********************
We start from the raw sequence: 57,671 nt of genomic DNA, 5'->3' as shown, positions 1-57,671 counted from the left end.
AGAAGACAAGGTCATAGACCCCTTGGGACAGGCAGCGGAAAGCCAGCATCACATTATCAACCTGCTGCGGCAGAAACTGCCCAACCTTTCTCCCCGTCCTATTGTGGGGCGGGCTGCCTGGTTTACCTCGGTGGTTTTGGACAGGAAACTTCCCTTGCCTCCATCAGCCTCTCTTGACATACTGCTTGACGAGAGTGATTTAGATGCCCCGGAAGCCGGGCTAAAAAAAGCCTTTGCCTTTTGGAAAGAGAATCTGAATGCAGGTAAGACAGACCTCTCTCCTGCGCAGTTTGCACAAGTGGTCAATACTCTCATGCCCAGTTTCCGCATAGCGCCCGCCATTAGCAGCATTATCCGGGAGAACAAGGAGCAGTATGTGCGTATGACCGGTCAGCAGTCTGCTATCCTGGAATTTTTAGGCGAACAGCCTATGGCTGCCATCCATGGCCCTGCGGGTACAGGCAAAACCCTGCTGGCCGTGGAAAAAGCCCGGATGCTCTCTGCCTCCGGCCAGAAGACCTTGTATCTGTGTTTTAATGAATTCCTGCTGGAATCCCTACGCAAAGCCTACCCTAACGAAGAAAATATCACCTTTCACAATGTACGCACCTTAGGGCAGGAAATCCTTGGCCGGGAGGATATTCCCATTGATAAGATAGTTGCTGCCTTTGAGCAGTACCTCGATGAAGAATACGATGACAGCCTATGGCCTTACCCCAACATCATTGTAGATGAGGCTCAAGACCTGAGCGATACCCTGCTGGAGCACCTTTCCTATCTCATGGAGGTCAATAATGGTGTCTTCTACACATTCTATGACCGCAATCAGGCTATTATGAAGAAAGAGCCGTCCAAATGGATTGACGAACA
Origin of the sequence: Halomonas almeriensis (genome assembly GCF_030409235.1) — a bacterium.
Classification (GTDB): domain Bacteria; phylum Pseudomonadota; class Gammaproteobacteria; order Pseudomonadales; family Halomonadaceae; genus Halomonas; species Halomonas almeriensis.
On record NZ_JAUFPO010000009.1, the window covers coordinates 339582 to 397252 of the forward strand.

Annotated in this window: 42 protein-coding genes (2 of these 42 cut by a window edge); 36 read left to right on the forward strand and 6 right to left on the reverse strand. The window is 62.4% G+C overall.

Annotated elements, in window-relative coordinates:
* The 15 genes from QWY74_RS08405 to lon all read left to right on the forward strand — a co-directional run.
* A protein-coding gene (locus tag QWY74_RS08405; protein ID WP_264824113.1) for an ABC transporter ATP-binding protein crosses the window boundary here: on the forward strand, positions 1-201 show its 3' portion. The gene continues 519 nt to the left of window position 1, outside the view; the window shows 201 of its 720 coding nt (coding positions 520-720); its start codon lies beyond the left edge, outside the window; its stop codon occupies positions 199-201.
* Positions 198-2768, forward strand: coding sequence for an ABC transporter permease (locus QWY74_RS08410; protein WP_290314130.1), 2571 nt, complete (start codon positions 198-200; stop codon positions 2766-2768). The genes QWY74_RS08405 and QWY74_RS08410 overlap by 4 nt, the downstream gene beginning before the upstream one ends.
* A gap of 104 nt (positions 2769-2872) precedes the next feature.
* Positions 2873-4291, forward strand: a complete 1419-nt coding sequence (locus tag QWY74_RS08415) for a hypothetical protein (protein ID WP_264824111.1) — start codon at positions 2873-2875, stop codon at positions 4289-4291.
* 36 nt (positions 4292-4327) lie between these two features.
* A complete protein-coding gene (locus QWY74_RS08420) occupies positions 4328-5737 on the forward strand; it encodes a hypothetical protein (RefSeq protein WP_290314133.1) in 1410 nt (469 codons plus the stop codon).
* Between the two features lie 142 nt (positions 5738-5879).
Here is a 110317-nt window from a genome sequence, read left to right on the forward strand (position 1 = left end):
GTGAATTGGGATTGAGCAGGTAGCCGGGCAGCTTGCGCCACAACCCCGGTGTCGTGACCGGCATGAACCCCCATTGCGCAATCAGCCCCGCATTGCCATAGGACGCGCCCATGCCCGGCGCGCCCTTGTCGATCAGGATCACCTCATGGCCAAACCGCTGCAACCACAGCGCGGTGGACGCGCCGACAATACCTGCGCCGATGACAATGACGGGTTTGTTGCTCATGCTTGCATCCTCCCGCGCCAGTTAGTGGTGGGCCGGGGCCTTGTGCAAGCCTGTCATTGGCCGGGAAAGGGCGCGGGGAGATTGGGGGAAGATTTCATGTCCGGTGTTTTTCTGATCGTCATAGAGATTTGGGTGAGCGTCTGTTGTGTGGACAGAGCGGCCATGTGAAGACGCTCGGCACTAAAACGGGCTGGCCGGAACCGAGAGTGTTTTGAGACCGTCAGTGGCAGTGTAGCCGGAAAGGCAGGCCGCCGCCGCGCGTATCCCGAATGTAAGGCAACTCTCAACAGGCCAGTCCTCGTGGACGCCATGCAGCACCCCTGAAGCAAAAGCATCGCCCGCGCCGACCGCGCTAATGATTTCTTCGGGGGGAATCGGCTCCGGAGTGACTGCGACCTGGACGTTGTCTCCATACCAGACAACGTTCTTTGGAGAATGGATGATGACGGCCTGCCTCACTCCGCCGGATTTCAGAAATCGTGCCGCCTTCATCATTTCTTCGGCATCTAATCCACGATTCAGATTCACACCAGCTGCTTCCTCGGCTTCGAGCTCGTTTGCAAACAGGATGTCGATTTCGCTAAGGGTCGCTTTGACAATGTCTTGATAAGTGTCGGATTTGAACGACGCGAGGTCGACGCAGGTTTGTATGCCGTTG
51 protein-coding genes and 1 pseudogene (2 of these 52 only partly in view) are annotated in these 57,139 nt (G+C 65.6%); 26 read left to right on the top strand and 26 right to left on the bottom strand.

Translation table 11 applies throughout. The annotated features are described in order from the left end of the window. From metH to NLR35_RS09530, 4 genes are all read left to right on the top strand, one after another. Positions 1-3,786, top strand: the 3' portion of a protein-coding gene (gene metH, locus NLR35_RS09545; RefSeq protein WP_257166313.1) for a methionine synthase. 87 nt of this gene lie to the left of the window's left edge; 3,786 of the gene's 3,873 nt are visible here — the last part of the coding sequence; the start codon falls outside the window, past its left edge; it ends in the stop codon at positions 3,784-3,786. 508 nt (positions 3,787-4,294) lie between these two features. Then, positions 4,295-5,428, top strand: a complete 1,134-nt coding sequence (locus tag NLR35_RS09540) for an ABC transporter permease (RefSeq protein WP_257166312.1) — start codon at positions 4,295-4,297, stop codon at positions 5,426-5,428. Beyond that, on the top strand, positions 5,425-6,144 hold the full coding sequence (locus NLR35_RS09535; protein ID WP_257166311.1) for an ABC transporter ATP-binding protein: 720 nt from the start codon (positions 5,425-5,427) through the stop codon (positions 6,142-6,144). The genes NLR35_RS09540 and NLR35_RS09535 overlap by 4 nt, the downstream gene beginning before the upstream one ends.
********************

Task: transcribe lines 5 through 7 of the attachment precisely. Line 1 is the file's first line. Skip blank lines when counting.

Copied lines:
On record NZ_JAUFPO010000009.1, the window covers coordinates 339582 to 397252 of the forward strand.

Annotated in this window: 42 protein-coding genes (2 of these 42 cut by a window edge); 36 read left to right on the forward strand and 6 right to left on the reverse strand. The window is 62.4% G+C overall.

Annotated elements, in window-relative coordinates: